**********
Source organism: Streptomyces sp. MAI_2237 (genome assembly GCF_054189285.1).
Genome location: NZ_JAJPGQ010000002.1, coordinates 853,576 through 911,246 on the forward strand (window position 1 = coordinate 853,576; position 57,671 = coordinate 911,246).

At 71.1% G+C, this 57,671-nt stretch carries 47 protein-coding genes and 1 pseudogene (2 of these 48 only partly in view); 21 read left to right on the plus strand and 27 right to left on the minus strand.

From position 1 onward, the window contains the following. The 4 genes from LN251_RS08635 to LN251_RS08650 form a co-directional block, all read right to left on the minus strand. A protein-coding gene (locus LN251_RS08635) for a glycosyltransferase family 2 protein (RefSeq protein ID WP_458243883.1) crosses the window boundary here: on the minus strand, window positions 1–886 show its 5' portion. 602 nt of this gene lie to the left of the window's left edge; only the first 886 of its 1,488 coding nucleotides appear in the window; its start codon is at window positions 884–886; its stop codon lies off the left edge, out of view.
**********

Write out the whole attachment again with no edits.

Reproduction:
Source organism: Streptomyces sp. MAI_2237 (genome assembly GCF_054189285.1).
Genome location: NZ_JAJPGQ010000002.1, coordinates 853,576 through 911,246 on the forward strand (window position 1 = coordinate 853,576; position 57,671 = coordinate 911,246).

At 71.1% G+C, this 57,671-nt stretch carries 47 protein-coding genes and 1 pseudogene (2 of these 48 only partly in view); 21 read left to right on the plus strand and 27 right to left on the minus strand.

From position 1 onward, the window contains the following. The 4 genes from LN251_RS08635 to LN251_RS08650 form a co-directional block, all read right to left on the minus strand. A protein-coding gene (locus LN251_RS08635) for a glycosyltransferase family 2 protein (RefSeq protein ID WP_458243883.1) crosses the window boundary here: on the minus strand, window positions 1–886 show its 5' portion. 602 nt of this gene lie to the left of the window's left edge; only the first 886 of its 1,488 coding nucleotides appear in the window; its start codon is at window positions 884–886; its stop codon lies off the left edge, out of view.